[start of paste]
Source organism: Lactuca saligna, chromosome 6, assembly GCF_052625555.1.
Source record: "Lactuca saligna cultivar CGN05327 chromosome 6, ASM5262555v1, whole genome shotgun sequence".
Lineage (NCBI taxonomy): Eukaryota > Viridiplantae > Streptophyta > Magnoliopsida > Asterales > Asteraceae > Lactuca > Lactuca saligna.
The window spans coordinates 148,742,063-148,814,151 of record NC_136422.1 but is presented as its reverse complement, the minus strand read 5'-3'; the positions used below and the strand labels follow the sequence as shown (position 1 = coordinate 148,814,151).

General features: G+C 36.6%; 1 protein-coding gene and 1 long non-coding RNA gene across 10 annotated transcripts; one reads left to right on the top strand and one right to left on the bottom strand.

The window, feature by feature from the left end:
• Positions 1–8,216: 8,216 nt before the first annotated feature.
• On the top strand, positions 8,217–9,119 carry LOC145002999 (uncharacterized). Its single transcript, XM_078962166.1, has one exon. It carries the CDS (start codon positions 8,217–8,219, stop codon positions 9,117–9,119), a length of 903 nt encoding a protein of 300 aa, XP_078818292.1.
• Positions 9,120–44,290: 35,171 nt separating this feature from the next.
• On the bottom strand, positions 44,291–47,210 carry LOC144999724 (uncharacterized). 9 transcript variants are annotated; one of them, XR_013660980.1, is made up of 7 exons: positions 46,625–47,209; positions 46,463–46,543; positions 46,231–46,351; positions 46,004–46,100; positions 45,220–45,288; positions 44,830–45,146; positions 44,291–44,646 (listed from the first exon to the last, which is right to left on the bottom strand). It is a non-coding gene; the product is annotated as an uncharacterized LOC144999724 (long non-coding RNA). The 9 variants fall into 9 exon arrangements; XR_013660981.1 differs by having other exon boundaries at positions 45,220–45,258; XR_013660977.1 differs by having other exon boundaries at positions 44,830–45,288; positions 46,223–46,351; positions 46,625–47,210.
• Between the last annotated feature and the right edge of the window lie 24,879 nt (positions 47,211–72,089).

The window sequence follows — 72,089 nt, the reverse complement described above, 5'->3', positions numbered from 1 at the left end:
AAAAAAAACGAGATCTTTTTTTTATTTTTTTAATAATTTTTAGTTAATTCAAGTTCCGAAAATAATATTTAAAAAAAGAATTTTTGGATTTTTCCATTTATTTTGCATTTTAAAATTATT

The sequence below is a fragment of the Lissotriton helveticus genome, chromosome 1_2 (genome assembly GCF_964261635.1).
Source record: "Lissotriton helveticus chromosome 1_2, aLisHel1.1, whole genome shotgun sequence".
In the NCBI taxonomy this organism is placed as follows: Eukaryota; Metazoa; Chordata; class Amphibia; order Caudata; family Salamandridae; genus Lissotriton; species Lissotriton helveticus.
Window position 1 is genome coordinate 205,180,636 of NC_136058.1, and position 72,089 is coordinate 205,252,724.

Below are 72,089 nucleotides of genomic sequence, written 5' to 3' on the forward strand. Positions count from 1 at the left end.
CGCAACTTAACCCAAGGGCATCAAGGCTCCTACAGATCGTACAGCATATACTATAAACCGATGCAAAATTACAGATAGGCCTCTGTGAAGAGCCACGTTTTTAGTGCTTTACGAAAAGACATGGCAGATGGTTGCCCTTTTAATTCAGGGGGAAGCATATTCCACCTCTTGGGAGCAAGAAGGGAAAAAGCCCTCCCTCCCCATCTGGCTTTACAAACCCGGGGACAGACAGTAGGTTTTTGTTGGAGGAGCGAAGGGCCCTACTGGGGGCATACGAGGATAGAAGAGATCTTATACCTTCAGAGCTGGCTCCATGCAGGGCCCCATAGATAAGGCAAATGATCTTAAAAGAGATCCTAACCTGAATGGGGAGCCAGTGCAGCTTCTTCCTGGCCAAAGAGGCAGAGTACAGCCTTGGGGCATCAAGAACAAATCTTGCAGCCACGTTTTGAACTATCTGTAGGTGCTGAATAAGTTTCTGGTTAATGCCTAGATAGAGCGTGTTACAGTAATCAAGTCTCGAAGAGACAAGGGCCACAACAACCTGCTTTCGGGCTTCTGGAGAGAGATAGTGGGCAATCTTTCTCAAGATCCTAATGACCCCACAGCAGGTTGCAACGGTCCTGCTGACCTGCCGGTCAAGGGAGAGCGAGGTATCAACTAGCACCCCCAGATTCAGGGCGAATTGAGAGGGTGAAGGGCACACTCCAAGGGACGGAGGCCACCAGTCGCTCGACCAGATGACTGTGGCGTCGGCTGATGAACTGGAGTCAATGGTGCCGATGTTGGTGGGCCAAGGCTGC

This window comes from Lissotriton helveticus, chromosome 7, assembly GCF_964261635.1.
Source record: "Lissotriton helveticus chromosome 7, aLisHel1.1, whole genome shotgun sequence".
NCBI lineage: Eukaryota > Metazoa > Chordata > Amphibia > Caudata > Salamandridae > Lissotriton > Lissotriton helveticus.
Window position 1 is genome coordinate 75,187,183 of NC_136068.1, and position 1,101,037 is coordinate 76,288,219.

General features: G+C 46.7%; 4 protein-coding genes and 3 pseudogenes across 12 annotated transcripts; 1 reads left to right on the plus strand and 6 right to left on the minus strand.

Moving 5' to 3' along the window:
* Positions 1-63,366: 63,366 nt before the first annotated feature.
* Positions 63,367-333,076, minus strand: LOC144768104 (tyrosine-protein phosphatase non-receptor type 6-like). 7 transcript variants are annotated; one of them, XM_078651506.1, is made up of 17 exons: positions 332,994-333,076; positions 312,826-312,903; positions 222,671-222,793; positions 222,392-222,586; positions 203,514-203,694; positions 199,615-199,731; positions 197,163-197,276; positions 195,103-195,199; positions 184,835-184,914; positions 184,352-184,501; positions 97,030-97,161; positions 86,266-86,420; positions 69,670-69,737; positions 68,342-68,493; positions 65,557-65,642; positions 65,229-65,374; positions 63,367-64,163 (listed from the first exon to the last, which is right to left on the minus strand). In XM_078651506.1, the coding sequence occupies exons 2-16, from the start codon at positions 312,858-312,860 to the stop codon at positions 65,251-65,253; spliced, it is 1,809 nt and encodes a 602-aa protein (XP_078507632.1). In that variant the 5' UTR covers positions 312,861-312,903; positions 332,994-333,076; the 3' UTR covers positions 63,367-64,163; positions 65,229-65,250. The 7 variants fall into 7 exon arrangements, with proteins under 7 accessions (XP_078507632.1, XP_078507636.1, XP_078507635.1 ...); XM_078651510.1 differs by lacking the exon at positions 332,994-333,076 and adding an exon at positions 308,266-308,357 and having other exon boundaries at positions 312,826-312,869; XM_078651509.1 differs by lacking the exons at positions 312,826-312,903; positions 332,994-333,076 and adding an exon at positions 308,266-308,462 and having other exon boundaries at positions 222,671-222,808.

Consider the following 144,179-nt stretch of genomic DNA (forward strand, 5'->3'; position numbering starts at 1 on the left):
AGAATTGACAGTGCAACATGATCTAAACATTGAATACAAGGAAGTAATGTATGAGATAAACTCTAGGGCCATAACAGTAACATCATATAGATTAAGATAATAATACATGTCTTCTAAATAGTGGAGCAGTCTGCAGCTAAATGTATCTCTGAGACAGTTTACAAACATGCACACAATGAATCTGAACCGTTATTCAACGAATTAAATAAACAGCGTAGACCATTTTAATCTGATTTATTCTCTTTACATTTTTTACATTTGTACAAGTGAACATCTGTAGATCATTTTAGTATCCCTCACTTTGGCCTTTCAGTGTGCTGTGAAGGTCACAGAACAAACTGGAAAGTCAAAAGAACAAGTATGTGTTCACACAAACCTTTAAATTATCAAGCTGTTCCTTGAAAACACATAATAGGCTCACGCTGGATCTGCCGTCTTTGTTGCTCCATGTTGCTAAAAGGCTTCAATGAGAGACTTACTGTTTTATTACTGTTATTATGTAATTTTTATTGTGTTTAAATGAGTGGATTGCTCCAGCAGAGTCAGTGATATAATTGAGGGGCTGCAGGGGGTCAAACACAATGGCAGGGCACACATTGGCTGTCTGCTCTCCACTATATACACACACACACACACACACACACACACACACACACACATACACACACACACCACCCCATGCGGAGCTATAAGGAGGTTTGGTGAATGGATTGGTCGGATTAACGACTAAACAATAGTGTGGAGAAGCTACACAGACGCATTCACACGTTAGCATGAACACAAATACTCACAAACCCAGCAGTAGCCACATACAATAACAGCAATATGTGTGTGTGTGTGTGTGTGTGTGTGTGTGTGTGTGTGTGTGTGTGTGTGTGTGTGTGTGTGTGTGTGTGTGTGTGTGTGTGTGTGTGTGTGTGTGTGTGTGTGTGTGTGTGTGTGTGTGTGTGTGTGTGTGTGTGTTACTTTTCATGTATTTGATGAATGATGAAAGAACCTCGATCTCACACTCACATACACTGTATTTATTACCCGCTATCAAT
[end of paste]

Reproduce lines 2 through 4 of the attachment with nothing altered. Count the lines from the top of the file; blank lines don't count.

Source record: "Lactuca saligna cultivar CGN05327 chromosome 6, ASM5262555v1, whole genome shotgun sequence".
Lineage (NCBI taxonomy): Eukaryota > Viridiplantae > Streptophyta > Magnoliopsida > Asterales > Asteraceae > Lactuca > Lactuca saligna.
The window spans coordinates 148,742,063-148,814,151 of record NC_136422.1 but is presented as its reverse complement, the minus strand read 5'-3'; the positions used below and the strand labels follow the sequence as shown (position 1 = coordinate 148,814,151).